On that day, wearing the corduroy coat with my round glasses and unruly hair, being a hippy and all, Patty Cake said, “You look like Bob Dylan.”
I said, “Who?”
The next day she brought a record album to my cool apartment, and she gave it to me. It showed Mr. Zimmerman walking down the street in NYC, head down, hair unruly, jeans and a jacket only slightly like mine.
I listened to the album. It was wierd, and good. I asked around. People liked Bob Dylan. I supposed that looking like Bob Dylan would be a good thing; though, as I recall, nobody ever again accused me of it, probably because in truth I don’t resemble him much at all.
What I’m getting at is that I kept the corduroy jacket almost forever. I suppose it eventually got returned, but it went everywhere with me. I have a picture of myself in a Villa Acuna bar wearing this jacket. Somewhere another photo shows me in the jacket and the knickerbockers from Madame X’s store.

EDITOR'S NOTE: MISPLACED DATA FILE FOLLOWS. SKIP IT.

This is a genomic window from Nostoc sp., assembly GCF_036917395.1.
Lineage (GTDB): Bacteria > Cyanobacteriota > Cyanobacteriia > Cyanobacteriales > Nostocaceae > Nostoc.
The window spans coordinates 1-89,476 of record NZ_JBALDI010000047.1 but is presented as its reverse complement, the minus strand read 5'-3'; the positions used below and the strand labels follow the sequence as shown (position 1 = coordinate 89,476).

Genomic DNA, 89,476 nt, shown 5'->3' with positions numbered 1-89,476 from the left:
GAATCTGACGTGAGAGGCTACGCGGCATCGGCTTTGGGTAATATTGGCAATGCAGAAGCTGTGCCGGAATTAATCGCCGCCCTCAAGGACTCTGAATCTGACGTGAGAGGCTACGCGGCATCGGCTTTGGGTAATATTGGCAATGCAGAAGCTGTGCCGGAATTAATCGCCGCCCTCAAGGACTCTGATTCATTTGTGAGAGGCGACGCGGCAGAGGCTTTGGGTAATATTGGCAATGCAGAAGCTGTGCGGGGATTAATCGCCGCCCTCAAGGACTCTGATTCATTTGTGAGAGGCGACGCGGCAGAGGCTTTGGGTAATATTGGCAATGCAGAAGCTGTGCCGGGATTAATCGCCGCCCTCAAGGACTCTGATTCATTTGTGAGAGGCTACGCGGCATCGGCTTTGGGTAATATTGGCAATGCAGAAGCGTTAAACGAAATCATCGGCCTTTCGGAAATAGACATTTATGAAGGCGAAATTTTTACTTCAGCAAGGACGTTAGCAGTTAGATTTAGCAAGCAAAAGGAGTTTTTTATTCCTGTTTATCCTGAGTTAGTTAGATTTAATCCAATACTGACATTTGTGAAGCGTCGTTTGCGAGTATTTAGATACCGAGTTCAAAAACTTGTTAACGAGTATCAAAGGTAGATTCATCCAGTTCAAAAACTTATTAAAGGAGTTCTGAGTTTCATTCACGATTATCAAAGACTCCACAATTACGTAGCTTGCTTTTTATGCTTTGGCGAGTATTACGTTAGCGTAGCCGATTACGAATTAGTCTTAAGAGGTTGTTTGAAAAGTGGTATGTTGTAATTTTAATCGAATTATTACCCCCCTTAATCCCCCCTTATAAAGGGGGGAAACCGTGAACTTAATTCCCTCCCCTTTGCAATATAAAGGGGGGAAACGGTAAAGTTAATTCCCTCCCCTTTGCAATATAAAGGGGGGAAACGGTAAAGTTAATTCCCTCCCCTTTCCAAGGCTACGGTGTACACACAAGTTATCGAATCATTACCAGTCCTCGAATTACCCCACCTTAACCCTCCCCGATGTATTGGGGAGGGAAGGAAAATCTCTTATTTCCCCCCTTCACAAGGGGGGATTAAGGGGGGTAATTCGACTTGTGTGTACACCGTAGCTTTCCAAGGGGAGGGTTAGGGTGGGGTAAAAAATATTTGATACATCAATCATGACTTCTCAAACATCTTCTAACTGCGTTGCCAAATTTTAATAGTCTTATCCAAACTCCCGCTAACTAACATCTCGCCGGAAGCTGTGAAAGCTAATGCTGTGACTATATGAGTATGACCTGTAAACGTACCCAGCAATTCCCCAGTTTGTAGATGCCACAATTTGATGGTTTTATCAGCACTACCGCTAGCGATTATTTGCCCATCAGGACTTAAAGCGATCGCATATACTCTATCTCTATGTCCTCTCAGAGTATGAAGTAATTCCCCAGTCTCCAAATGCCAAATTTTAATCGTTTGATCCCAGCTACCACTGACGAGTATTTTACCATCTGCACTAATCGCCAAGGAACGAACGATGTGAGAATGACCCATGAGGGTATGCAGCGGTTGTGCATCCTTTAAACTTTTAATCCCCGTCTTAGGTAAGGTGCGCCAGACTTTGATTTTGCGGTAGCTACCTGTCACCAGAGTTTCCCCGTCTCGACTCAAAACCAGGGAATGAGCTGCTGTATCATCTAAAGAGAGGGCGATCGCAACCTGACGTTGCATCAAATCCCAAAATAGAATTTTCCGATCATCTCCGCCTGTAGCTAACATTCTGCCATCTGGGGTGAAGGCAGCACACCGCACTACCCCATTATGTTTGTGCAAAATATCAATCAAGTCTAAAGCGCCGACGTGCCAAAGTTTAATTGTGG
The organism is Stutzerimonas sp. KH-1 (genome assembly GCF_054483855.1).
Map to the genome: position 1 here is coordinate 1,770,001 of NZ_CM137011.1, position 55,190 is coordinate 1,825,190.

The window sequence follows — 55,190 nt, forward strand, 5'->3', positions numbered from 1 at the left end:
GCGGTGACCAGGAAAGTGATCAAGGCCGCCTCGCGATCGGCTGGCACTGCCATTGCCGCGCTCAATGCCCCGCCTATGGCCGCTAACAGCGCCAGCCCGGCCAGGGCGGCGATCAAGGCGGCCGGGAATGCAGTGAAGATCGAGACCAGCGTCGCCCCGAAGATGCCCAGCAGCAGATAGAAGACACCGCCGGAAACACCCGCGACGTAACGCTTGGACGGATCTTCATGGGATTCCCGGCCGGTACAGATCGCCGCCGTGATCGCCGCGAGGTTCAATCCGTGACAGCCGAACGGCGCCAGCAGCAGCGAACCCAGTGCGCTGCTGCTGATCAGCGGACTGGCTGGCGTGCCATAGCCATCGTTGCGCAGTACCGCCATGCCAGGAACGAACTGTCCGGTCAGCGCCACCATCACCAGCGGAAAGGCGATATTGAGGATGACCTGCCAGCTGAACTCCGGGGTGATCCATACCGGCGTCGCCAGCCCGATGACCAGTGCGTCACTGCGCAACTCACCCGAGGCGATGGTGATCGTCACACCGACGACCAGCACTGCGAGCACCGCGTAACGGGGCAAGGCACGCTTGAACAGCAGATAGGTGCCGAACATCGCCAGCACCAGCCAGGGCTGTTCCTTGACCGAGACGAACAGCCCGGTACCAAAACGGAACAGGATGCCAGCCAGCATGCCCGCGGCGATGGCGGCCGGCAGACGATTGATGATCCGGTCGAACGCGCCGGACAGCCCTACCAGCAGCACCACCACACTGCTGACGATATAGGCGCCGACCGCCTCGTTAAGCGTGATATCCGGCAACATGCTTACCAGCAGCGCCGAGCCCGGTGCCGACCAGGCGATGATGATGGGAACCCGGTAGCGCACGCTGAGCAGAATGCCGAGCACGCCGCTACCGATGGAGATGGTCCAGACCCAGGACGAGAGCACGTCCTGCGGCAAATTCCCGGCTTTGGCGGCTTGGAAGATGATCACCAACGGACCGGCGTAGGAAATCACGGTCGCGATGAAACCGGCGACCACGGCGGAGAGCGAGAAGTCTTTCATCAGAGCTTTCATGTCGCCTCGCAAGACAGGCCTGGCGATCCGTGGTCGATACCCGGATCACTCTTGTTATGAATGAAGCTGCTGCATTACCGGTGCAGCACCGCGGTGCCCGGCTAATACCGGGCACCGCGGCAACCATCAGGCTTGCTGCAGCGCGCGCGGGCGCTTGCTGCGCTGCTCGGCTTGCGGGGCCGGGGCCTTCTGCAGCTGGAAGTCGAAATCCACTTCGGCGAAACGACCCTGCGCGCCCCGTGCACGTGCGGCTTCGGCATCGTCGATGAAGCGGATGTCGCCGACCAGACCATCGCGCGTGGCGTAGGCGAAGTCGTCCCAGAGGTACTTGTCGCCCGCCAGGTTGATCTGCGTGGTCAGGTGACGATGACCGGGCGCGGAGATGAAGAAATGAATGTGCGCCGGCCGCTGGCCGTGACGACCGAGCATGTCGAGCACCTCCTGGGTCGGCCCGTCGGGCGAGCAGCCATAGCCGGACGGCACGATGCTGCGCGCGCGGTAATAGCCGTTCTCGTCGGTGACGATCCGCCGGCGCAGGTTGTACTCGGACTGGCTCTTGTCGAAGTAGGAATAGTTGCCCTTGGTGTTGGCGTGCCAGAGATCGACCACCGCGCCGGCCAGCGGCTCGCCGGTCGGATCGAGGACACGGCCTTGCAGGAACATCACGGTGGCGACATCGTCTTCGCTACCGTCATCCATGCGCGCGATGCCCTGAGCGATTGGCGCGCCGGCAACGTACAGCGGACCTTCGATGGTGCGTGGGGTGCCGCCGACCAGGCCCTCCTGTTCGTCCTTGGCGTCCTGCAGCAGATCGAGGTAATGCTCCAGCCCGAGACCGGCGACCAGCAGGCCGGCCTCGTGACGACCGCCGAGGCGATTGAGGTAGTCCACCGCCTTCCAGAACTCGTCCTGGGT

Jeans, t-shirt, and this jacket became my official hippy garb.
Come winter, I froze. The rest of the time it was fine.
Why do we become so attached to these things?
Looking back now — no matter how mad it may sound — I can’t help feeling that, if only I could wear that corduroy jacket again … then everything would be fun again, the grief and sorrows of later years would fade into a mist, and I’d again be young forever, laughing into eternity, as we did.